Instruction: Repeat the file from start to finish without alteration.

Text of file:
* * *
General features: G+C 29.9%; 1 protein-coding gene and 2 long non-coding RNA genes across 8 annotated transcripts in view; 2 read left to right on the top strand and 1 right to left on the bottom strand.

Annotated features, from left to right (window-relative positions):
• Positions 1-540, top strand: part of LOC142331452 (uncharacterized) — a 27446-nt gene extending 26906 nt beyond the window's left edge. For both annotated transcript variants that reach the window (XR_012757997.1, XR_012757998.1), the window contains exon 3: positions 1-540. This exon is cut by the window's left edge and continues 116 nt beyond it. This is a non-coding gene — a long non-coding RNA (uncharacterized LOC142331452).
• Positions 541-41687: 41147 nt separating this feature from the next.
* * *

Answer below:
General features: G+C 29.9%; 1 protein-coding gene and 2 long non-coding RNA genes across 8 annotated transcripts in view; 2 read left to right on the top strand and 1 right to left on the bottom strand.

Annotated features, from left to right (window-relative positions):
• Positions 1-540, top strand: part of LOC142331452 (uncharacterized) — a 27446-nt gene extending 26906 nt beyond the window's left edge. For both annotated transcript variants that reach the window (XR_012757997.1, XR_012757998.1), the window contains exon 3: positions 1-540. This exon is cut by the window's left edge and continues 116 nt beyond it. This is a non-coding gene — a long non-coding RNA (uncharacterized LOC142331452).
• Positions 541-41687: 41147 nt separating this feature from the next.